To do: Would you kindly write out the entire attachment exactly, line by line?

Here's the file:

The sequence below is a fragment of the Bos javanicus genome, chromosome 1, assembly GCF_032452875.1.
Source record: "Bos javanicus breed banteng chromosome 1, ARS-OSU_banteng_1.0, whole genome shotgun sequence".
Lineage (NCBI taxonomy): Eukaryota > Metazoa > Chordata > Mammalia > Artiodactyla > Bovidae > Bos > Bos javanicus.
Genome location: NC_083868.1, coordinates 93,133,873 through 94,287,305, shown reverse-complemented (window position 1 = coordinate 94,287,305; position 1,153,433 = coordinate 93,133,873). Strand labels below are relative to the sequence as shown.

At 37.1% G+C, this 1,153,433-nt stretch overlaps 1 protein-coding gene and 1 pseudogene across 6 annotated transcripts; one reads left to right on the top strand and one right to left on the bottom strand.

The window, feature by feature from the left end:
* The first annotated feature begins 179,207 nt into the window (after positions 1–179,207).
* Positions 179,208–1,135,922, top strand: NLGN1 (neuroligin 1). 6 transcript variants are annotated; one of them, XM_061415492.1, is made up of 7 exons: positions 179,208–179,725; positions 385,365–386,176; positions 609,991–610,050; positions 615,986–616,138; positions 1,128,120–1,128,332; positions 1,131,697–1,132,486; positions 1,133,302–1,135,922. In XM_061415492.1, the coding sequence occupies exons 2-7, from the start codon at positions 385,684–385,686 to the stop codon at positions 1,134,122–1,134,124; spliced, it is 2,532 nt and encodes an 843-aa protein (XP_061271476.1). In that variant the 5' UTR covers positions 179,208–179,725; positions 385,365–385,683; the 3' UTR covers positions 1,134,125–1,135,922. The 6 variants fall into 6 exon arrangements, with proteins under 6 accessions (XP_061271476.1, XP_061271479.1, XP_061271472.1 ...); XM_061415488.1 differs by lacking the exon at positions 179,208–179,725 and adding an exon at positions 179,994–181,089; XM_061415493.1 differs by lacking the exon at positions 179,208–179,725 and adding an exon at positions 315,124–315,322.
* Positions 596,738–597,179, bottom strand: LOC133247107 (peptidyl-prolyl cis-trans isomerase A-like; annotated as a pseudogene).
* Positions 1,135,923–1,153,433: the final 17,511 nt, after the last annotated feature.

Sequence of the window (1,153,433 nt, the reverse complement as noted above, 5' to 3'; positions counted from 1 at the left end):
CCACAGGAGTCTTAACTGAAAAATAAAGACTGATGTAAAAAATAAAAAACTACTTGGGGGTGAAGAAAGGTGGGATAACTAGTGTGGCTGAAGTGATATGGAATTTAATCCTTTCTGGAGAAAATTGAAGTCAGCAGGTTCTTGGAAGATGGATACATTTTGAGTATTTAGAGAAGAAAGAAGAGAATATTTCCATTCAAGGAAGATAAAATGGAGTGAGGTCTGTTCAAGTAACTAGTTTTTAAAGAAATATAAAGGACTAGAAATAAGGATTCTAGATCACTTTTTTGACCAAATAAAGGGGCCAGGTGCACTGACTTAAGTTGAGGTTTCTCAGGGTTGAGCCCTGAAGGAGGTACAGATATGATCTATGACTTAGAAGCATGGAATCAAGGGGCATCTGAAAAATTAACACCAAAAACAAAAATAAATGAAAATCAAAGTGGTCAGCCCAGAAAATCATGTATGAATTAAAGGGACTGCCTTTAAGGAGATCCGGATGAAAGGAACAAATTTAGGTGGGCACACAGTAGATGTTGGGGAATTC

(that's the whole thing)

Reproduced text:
The sequence below is a fragment of the Bos javanicus genome, chromosome 1, assembly GCF_032452875.1.
Source record: "Bos javanicus breed banteng chromosome 1, ARS-OSU_banteng_1.0, whole genome shotgun sequence".
Lineage (NCBI taxonomy): Eukaryota > Metazoa > Chordata > Mammalia > Artiodactyla > Bovidae > Bos > Bos javanicus.
Genome location: NC_083868.1, coordinates 93,133,873 through 94,287,305, shown reverse-complemented (window position 1 = coordinate 94,287,305; position 1,153,433 = coordinate 93,133,873). Strand labels below are relative to the sequence as shown.

At 37.1% G+C, this 1,153,433-nt stretch overlaps 1 protein-coding gene and 1 pseudogene across 6 annotated transcripts; one reads left to right on the top strand and one right to left on the bottom strand.

The window, feature by feature from the left end:
* The first annotated feature begins 179,207 nt into the window (after positions 1–179,207).
* Positions 179,208–1,135,922, top strand: NLGN1 (neuroligin 1). 6 transcript variants are annotated; one of them, XM_061415492.1, is made up of 7 exons: positions 179,208–179,725; positions 385,365–386,176; positions 609,991–610,050; positions 615,986–616,138; positions 1,128,120–1,128,332; positions 1,131,697–1,132,486; positions 1,133,302–1,135,922. In XM_061415492.1, the coding sequence occupies exons 2-7, from the start codon at positions 385,684–385,686 to the stop codon at positions 1,134,122–1,134,124; spliced, it is 2,532 nt and encodes an 843-aa protein (XP_061271476.1). In that variant the 5' UTR covers positions 179,208–179,725; positions 385,365–385,683; the 3' UTR covers positions 1,134,125–1,135,922. The 6 variants fall into 6 exon arrangements, with proteins under 6 accessions (XP_061271476.1, XP_061271479.1, XP_061271472.1 ...); XM_061415488.1 differs by lacking the exon at positions 179,208–179,725 and adding an exon at positions 179,994–181,089; XM_061415493.1 differs by lacking the exon at positions 179,208–179,725 and adding an exon at positions 315,124–315,322.
* Positions 596,738–597,179, bottom strand: LOC133247107 (peptidyl-prolyl cis-trans isomerase A-like; annotated as a pseudogene).
* Positions 1,135,923–1,153,433: the final 17,511 nt, after the last annotated feature.

Sequence of the window (1,153,433 nt, the reverse complement as noted above, 5' to 3'; positions counted from 1 at the left end):
CCACAGGAGTCTTAACTGAAAAATAAAGACTGATGTAAAAAATAAAAAACTACTTGGGGGTGAAGAAAGGTGGGATAACTAGTGTGGCTGAAGTGATATGGAATTTAATCCTTTCTGGAGAAAATTGAAGTCAGCAGGTTCTTGGAAGATGGATACATTTTGAGTATTTAGAGAAGAAAGAAGAGAATATTTCCATTCAAGGAAGATAAAATGGAGTGAGGTCTGTTCAAGTAACTAGTTTTTAAAGAAATATAAAGGACTAGAAATAAGGATTCTAGATCACTTTTTTGACCAAATAAAGGGGCCAGGTGCACTGACTTAAGTTGAGGTTTCTCAGGGTTGAGCCCTGAAGGAGGTACAGATATGATCTATGACTTAGAAGCATGGAATCAAGGGGCATCTGAAAAATTAACACCAAAAACAAAAATAAATGAAAATCAAAGTGGTCAGCCCAGAAAATCATGTATGAATTAAAGGGACTGCCTTTAAGGAGATCCGGATGAAAGGAACAAATTTAGGTGGGCACACAGTAGATGTTGGGGAATTC